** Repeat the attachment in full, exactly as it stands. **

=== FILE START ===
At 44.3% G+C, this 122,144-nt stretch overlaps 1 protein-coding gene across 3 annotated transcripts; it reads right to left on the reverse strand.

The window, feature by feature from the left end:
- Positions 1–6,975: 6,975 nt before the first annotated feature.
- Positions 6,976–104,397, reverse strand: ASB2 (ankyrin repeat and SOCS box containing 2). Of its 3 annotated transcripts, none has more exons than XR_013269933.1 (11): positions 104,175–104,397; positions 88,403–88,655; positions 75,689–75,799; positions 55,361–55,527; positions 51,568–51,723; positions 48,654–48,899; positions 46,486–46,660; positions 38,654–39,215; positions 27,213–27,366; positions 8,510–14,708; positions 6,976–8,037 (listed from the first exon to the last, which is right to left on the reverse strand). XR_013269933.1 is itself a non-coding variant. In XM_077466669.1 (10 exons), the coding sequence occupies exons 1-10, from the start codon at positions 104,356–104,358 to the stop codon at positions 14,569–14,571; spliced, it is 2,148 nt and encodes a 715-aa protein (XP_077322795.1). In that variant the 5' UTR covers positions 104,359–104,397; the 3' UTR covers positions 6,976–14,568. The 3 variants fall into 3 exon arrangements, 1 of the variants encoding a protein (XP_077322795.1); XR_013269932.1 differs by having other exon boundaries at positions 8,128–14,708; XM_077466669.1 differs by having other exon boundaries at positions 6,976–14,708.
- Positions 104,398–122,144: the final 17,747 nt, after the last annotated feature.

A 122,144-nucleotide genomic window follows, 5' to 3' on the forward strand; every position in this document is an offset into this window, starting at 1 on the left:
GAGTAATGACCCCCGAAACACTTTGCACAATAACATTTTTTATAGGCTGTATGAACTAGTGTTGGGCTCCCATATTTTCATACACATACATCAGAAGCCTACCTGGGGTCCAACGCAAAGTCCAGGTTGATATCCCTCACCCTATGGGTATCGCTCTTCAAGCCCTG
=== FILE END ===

At 44.3% G+C, this 122,144-nt stretch overlaps 1 protein-coding gene across 3 annotated transcripts; it reads right to left on the reverse strand.

The window, feature by feature from the left end:
- Positions 1–6,975: 6,975 nt before the first annotated feature.
- Positions 6,976–104,397, reverse strand: ASB2 (ankyrin repeat and SOCS box containing 2). Of its 3 annotated transcripts, none has more exons than XR_013269933.1 (11): positions 104,175–104,397; positions 88,403–88,655; positions 75,689–75,799; positions 55,361–55,527; positions 51,568–51,723; positions 48,654–48,899; positions 46,486–46,660; positions 38,654–39,215; positions 27,213–27,366; positions 8,510–14,708; positions 6,976–8,037 (listed from the first exon to the last, which is right to left on the reverse strand). XR_013269933.1 is itself a non-coding variant. In XM_077466669.1 (10 exons), the coding sequence occupies exons 1-10, from the start codon at positions 104,356–104,358 to the stop codon at positions 14,569–14,571; spliced, it is 2,148 nt and encodes a 715-aa protein (XP_077322795.1). In that variant the 5' UTR covers positions 104,359–104,397; the 3' UTR covers positions 6,976–14,568. The 3 variants fall into 3 exon arrangements, 1 of the variants encoding a protein (XP_077322795.1); XR_013269932.1 differs by having other exon boundaries at positions 8,128–14,708; XM_077466669.1 differs by having other exon boundaries at positions 6,976–14,708.
- Positions 104,398–122,144: the final 17,747 nt, after the last annotated feature.

A 122,144-nucleotide genomic window follows, 5' to 3' on the forward strand; every position in this document is an offset into this window, starting at 1 on the left:
GAGTAATGACCCCCGAAACACTTTGCACAATAACATTTTTTATAGGCTGTATGAACTAGTGTTGGGCTCCCATATTTTCATACACATACATCAGAAGCCTACCTGGGGTCCAACGCAAAGTCCAGGTTGATATCCCTCACCCTATGGGTATCGCTCTTCAAGCCCTG